Make Parliamentary staff safety a priority
As sexual misconduct and harassment scandals engulf Tory Party, Unite calls for action to protect Parliamentary staff
Unite, which represents more than 300 Parliamentary staff, has called on political parties to make staff protection from sexual harassment and misconduct a top priority.
The call comes amid the latest sexual misconduct scandal to rock Parliament, after it was revealed that former deputy chief whip Chris Pincher, who was since resigned, had groped two men at a private members’ club in London.
It has now come to light that prime minister Boris Johnson had known about the allegations against Pincher, but had promoted him in February to deputy chief whip – a role that includes overseeing the welfare of colleagues – anyway.
The Pincher affair is the latest in a long line of such scandals engulfing the Tory party, with multiple Tory MPs having faced allegations of sexual misconduct, assault and even rape. Many of those taken to court have been found guilty. In one instance in 2020, Tory MP Rob Roberts was found by an independent investigation to have sexually harassed a staff member.
As media attention has largely focused on what the Pincher scandal will mean for the future of prime minister Boris Johnson, Unite has said that the safety of parliamentary staff in the workplace must become a priority.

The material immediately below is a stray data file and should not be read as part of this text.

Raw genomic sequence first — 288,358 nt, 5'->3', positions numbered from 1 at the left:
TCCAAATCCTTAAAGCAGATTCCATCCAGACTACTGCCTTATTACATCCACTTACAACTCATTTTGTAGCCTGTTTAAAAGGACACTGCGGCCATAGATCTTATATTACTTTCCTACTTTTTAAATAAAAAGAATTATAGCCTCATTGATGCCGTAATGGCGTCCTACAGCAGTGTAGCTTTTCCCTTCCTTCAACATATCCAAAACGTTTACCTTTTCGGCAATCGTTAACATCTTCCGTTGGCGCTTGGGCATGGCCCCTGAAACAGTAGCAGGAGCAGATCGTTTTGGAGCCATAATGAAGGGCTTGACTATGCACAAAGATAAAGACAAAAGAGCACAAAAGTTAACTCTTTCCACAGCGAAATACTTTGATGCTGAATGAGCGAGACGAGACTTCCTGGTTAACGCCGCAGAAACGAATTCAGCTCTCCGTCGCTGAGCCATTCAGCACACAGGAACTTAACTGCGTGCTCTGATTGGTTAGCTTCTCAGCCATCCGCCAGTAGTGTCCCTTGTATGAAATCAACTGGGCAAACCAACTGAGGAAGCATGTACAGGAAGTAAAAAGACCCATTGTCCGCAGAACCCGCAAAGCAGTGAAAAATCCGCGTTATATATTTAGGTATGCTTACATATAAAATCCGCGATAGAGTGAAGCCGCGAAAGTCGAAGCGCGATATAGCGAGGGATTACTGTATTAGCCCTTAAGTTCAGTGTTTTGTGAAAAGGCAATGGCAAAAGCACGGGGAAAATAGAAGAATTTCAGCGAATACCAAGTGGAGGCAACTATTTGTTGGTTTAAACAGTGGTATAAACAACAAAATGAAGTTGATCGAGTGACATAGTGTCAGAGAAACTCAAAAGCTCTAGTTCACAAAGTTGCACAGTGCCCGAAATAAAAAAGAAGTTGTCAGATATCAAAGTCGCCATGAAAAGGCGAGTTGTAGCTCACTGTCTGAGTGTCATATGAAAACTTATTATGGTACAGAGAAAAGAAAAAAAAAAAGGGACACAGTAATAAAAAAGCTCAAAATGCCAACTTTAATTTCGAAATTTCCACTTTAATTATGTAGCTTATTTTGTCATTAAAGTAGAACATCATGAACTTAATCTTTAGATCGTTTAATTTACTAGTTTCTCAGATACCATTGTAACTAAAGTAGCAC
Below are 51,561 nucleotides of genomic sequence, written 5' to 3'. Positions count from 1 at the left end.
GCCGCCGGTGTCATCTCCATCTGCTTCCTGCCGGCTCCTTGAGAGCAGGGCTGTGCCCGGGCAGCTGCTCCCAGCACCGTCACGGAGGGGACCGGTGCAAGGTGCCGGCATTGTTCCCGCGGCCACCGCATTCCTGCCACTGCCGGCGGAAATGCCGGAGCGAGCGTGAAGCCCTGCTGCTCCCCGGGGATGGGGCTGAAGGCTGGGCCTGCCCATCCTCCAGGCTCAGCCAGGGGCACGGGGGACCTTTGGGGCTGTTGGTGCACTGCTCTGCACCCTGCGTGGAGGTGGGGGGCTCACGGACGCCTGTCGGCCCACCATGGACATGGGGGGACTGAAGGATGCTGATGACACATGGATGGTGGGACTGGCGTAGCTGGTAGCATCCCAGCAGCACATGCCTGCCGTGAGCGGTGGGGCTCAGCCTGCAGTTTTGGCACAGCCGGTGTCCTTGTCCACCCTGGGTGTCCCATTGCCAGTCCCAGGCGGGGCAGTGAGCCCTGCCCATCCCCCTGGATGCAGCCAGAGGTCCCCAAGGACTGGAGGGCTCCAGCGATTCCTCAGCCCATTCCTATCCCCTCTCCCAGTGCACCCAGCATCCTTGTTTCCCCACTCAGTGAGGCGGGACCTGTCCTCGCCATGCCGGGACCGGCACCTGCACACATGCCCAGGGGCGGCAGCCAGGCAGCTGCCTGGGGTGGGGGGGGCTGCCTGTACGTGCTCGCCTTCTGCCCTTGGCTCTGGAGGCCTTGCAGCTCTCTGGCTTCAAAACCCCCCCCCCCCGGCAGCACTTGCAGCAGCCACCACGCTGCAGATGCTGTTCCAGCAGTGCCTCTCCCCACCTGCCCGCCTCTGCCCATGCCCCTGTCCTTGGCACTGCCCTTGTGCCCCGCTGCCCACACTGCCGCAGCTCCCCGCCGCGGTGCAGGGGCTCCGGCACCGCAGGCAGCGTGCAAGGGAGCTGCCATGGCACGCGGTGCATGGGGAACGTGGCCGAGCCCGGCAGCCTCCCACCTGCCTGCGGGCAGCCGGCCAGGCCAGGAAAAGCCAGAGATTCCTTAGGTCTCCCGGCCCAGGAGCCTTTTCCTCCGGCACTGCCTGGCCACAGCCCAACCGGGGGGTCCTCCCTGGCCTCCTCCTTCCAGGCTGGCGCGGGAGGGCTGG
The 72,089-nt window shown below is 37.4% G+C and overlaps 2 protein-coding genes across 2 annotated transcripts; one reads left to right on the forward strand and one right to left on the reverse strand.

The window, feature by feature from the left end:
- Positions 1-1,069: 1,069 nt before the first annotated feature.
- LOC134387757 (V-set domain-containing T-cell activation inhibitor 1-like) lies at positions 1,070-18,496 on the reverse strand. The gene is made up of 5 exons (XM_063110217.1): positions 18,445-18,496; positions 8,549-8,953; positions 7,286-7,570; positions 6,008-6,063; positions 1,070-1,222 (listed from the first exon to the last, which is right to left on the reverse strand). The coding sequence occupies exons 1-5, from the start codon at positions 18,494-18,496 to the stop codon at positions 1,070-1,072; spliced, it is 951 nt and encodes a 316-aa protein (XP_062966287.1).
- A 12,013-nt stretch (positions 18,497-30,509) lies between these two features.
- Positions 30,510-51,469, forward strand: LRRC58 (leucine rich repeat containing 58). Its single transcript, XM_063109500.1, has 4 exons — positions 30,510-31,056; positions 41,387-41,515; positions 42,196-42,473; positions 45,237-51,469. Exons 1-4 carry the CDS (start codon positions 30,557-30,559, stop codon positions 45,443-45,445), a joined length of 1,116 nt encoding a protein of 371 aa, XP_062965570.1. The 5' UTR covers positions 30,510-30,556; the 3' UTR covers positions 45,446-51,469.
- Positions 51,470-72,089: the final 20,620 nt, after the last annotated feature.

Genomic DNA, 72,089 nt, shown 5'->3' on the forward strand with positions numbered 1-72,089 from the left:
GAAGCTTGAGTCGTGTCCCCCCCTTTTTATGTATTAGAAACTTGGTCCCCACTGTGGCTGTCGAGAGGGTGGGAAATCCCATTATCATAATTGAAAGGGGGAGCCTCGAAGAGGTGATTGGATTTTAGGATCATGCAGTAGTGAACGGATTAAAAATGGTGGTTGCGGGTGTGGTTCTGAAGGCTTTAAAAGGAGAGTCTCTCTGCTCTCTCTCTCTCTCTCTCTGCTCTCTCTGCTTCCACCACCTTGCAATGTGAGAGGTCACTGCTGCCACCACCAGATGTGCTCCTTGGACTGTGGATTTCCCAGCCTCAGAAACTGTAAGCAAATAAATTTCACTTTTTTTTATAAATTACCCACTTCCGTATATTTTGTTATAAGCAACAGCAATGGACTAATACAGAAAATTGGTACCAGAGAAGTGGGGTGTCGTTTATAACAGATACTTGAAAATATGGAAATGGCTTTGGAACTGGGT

Unite has said that action must be taken to protect staff, including by taking a zero-tolerance approach to sexual misconduct. This is especially important given that many Parliamentary staff are young people.
Commenting, Unite Parliamentary Staff branch chair Max Freedman said, “Many MPs’ staff are young and Parliament is their first experience of the workplace. MPs’ offices are very small teams and run in widely differing ways, with some being less professional and boundaries being crossed. For young staff who have not known what normal expectations should be, there is a huge power imbalance with their boss even if they were not a powerful political figure.
“Parliament has come a long way in supporting staff, but this basic vulnerability to inappropriate or bullying behaviour remains,” Freedman added. “We must also rely on those at the top of the political parties to make staff and visitor safety a priority: overlooking allegations of sexual misconduct and putting such individuals in senior Whip positions that enforce behaviour in Parliament is not acceptable.”
By Hajera Blagg